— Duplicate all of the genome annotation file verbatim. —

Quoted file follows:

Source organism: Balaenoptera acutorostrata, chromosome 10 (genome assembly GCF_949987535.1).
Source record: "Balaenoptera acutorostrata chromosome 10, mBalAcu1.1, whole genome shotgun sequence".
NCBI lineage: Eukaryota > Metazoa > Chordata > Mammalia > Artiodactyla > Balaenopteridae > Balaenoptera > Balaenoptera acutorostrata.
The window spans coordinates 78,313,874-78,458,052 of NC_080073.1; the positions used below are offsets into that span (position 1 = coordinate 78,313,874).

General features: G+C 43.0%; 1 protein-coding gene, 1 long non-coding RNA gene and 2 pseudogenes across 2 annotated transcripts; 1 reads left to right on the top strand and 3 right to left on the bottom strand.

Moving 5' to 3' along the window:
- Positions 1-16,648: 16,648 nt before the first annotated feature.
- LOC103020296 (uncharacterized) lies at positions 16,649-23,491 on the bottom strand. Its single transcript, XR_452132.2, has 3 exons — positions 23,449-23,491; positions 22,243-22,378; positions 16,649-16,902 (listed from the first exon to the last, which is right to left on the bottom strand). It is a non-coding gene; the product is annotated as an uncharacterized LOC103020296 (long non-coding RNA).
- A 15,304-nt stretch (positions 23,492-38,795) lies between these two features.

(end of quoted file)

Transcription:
Source organism: Balaenoptera acutorostrata, chromosome 10 (genome assembly GCF_949987535.1).
Source record: "Balaenoptera acutorostrata chromosome 10, mBalAcu1.1, whole genome shotgun sequence".
NCBI lineage: Eukaryota > Metazoa > Chordata > Mammalia > Artiodactyla > Balaenopteridae > Balaenoptera > Balaenoptera acutorostrata.
The window spans coordinates 78,313,874-78,458,052 of NC_080073.1; the positions used below are offsets into that span (position 1 = coordinate 78,313,874).

General features: G+C 43.0%; 1 protein-coding gene, 1 long non-coding RNA gene and 2 pseudogenes across 2 annotated transcripts; 1 reads left to right on the top strand and 3 right to left on the bottom strand.

Moving 5' to 3' along the window:
- Positions 1-16,648: 16,648 nt before the first annotated feature.
- LOC103020296 (uncharacterized) lies at positions 16,649-23,491 on the bottom strand. Its single transcript, XR_452132.2, has 3 exons — positions 23,449-23,491; positions 22,243-22,378; positions 16,649-16,902 (listed from the first exon to the last, which is right to left on the bottom strand). It is a non-coding gene; the product is annotated as an uncharacterized LOC103020296 (long non-coding RNA).
- A 15,304-nt stretch (positions 23,492-38,795) lies between these two features.